At the annual Oscars luncheon in February, John Bailey, the Academy president, claimed the film industry had confronted its “worst abuses.”

But the 2018 Academy Awards ceremony told a different story.

Viewers were stunned when NBA player Kobe Bryant collected an Oscar for best animated short film on-air during the height of the #MeToo Movement.

Bryant was arrested and charged with sexual assault in 2003, when a 19-year-old hotel employee in Colorado accused him of rape.

“She said he then grabbed her by the neck, bent her over a chair and violated her as she cried and protested,” wrote Sylvia Moreno for The Washington Post in 2004.

Initially, the married NBA star lied to authorities and repeatedly denied he had sex with his accuser. Bryant was only willing to cooperate with authorities after they disclosed she underwent an exam to collect his semen.

Bryant then claimed that the sex was consensual, and publicly apologized to his wife, Vanessa.

The case was dropped after his accuser refused to testify in court. He apologized to his victim in court via a statement read in court by his attorney that said, “After months of reviewing discovery, listening to her attorney, and even her testimony in person, I now understand how she feels that she did not consent to this encounter.”

Still, after last night’s Oscar win, Bryant was glorified in the media. “Bryant is working hard to change the narrative of his legacy,” NBC Sports wrote, characterizing his latest career accolade as a shrewd marketing tactic.

But even the most prestigious award in Hollywood cannot erase Bryant’s tainted past as an alleged rapist.

Adding insult to injury, Gary Oldman won the Oscar for best actor amid the recent resurfacing of alleged domestic abuse. In their divorce case, Oldman’s ex-wife, Donya Fiorentino, accused him of assault in 2001, according to papers she filed in L.A. Superior Court.

“As I picked up the phone to call the police, Gary put his hand on my neck and squeezed,” she alleged. “I backed away, with the phone receiver in my hand. I tried to dial 911. Gary grabbed the phone receiver from my hand, and hit me in the face with the telephone receiver three or four times. Both of the children were crying.”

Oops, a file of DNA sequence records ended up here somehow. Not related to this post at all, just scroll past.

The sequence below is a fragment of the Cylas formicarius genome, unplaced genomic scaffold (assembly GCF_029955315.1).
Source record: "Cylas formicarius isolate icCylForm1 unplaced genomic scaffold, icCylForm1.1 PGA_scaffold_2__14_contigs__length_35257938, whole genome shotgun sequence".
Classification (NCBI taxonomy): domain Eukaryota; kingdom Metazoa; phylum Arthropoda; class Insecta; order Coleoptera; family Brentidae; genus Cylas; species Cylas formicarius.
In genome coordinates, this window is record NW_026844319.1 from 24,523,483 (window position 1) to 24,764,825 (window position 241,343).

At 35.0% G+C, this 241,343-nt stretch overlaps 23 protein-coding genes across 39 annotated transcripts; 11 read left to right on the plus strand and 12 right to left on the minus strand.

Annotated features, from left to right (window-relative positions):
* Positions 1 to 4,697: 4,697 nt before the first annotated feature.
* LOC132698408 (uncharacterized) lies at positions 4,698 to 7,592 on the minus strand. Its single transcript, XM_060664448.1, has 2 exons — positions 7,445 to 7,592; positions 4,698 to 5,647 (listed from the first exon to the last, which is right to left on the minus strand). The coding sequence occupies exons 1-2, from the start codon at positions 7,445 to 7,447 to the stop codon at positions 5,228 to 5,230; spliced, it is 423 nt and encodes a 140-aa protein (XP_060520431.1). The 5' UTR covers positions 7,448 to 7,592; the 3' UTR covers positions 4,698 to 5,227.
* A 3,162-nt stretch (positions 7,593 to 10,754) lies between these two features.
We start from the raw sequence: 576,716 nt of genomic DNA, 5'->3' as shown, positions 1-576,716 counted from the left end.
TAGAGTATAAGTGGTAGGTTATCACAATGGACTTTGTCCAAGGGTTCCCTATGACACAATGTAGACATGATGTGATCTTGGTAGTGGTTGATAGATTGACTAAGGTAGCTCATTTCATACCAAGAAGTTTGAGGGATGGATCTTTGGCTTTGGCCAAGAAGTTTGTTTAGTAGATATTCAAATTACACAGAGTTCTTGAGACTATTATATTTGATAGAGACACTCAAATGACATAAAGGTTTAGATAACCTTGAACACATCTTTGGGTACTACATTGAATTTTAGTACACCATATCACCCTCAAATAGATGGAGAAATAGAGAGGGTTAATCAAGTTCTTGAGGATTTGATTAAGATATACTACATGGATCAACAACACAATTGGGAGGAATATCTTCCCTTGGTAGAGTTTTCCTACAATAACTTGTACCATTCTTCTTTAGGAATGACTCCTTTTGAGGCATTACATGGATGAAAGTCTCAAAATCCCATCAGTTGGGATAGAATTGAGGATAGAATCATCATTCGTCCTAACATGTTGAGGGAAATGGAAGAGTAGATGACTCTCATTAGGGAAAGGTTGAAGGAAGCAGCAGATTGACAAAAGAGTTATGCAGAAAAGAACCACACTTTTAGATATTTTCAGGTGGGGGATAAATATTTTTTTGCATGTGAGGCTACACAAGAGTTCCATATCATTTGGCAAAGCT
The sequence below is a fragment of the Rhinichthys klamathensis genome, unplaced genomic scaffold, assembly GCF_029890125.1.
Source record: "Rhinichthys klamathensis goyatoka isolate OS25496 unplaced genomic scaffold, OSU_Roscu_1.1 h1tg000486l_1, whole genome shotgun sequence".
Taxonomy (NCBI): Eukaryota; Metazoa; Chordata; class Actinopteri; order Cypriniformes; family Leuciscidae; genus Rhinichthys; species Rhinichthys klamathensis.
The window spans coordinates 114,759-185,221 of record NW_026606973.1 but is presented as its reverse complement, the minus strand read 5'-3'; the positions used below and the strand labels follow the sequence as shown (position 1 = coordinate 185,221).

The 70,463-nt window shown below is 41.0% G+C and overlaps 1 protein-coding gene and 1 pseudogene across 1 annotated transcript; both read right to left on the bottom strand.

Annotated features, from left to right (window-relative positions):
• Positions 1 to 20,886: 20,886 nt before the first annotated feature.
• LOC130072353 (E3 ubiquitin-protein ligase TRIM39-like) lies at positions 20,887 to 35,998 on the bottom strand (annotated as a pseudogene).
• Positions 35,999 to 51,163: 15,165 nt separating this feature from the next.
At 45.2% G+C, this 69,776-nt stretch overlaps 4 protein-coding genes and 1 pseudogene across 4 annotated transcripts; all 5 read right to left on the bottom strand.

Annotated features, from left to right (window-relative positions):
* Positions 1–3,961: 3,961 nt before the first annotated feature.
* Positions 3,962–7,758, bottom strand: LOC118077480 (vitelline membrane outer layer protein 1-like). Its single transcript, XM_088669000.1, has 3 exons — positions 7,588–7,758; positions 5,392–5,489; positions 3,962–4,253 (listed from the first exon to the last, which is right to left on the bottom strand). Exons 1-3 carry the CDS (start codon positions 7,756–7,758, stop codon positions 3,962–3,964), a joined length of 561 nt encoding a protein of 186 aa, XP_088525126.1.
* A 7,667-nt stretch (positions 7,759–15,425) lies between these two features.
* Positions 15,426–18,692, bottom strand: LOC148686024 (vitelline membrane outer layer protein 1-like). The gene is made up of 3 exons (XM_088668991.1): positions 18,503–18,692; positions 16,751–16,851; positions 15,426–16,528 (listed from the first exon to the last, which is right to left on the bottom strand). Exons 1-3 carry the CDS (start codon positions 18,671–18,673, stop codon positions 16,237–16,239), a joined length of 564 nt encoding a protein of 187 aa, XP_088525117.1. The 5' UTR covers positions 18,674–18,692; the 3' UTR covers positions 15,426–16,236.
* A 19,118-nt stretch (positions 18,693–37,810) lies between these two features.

Oldman has denied her allegations and refuses to comment.

In the weeks leading up to the prestigious award ceremony, the media speculated whether publicists would allow their clients to be interviewed by producer and broadcaster Ryan Seacrest on the Oscars red carpet. The E! News host has been shrouded in controversy since allegations of sexual misconduct were revealed in February. Diane Warren, Whoopi Goldberg and Viola Davis were among the A-list stars that refused to stop for interviews.

On a recent appearance for The View, #MeToo founder, Tarana Burke, warned the public to be wary of those the media positioned as leaders of the movement who are not true activists working in service of survivors of sexual harassment and sexual assault.

Before being condemned for transphobic statements, actress Rose McGowan criticized the Creative Artist Agency’s involvement in #TimesUp, calling it a “PR move” after several CAA agents were accused of sexual assault.

While it was wonderful to see some of Weinstein’s most outspoken accusers onstage honoring #MeToo and #TimesUp, heartfelt montages and impassioned speeches by revered famous actors are not enough to fix a problem of this magnitude.

Ashley Judd idealistically spoke of this year’s promise of “equality, diversity, inclusion, and intersectionality,” but the Oscars awarded the least amount of women since 2012.

From permitting avoidable red carpet controversy to awarding known abusers, the Oscars failed #MeToo and proved an industry notorious for harboring sexual predators cannot be entrusted to combat misogyny and change rape culture.

The battle for justice and gender equality will not be won in the executive boardrooms of an industry designed to entertain us. For the #MeToo Movement to succeed, we must shift our focus to the hard-working activists and grass roots organizations fighting at the ground level for the rights of survivors everywhere.

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